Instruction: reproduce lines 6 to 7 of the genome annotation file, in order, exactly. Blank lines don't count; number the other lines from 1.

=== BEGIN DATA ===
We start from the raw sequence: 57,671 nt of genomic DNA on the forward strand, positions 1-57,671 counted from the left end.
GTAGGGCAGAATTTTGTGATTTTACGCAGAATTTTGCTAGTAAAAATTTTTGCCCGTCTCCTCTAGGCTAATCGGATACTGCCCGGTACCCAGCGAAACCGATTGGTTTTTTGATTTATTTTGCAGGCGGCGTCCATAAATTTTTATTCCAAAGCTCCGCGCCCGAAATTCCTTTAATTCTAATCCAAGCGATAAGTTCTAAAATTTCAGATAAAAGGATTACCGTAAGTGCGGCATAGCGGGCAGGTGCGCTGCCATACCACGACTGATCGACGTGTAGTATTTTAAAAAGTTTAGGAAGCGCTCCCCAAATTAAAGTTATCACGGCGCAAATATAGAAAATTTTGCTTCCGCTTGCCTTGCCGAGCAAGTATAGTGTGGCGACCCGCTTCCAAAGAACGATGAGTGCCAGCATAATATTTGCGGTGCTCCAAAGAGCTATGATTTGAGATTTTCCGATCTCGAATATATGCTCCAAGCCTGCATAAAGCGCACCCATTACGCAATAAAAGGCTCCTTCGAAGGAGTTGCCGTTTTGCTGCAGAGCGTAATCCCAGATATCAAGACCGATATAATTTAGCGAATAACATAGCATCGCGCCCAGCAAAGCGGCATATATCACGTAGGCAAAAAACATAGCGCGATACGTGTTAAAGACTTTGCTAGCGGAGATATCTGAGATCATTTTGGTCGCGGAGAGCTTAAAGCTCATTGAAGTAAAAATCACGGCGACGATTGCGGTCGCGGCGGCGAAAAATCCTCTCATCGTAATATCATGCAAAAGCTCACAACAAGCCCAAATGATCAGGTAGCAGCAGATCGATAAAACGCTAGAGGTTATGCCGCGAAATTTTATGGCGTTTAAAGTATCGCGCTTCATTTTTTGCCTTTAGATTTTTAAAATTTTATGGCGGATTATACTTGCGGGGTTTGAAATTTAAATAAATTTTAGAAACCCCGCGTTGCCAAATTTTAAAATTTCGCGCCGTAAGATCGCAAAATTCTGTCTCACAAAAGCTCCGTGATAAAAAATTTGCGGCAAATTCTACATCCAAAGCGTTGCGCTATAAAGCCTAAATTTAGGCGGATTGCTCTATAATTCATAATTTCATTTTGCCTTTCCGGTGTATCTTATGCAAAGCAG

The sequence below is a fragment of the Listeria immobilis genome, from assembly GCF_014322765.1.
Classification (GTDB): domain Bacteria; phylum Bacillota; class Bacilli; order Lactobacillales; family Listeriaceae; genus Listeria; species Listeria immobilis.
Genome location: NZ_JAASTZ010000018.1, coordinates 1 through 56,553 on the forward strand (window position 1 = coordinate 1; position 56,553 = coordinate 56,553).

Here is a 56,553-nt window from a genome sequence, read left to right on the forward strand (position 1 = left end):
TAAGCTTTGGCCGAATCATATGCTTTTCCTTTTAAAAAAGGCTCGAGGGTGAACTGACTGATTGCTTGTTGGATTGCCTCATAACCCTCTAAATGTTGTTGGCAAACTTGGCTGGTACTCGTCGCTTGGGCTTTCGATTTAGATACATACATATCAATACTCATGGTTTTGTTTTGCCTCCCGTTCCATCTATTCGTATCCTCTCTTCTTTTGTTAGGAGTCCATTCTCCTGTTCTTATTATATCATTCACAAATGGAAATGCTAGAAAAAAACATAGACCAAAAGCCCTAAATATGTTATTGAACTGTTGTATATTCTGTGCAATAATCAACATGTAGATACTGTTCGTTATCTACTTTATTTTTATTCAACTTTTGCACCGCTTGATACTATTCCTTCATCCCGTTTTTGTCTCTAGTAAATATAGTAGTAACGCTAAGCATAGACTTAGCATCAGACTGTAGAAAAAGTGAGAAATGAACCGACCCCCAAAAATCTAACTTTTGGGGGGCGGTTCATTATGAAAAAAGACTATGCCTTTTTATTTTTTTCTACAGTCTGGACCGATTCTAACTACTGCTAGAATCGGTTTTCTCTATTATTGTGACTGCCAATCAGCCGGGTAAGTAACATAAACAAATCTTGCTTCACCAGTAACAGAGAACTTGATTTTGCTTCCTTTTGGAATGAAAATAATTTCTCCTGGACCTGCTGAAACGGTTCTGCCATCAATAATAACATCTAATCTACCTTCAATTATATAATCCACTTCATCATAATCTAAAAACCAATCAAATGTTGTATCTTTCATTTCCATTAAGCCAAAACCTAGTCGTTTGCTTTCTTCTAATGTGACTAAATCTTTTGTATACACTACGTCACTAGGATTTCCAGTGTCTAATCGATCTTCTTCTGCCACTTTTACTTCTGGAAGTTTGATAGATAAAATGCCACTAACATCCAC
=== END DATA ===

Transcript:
Here is a 56,553-nt window from a genome sequence, read left to right on the forward strand (position 1 = left end):
TAAGCTTTGGCCGAATCATATGCTTTTCCTTTTAAAAAAGGCTCGAGGGTGAACTGACTGATTGCTTGTTGGATTGCCTCATAACCCTCTAAATGTTGTTGGCAAACTTGGCTGGTACTCGTCGCTTGGGCTTTCGATTTAGATACATACATATCAATACTCATGGTTTTGTTTTGCCTCCCGTTCCATCTATTCGTATCCTCTCTTCTTTTGTTAGGAGTCCATTCTCCTGTTCTTATTATATCATTCACAAATGGAAATGCTAGAAAAAAACATAGACCAAAAGCCCTAAATATGTTATTGAACTGTTGTATATTCTGTGCAATAATCAACATGTAGATACTGTTCGTTATCTACTTTATTTTTATTCAACTTTTGCACCGCTTGATACTATTCCTTCATCCCGTTTTTGTCTCTAGTAAATATAGTAGTAACGCTAAGCATAGACTTAGCATCAGACTGTAGAAAAAGTGAGAAATGAACCGACCCCCAAAAATCTAACTTTTGGGGGGCGGTTCATTATGAAAAAAGACTATGCCTTTTTATTTTTTTCTACAGTCTGGACCGATTCTAACTACTGCTAGAATCGGTTTTCTCTATTATTGTGACTGCCAATCAGCCGGGTAAGTAACATAAACAAATCTTGCTTCACCAGTAACAGAGAACTTGATTTTGCTTCCTTTTGGAATGAAAATAATTTCTCCTGGACCTGCTGAAACGGTTCTGCCATCAATAATAACATCTAATCTACCTTCAATTATATAATCCACTTCATCATAATCTAAAAACCAATCAAATGTTGTATCTTTCATTTCCATTAAGCCAAAACCTAGTCGTTTGCTTTCTTCTAATGTGACTAAATCTTTTGTATACACTACGTCACTAGGATTTCCAGTGTCTAATCGATCTTCTTCTGCCACTTTTACTTCTGGAAGTTTGATAGATAAAATGCCACTAACATCCAC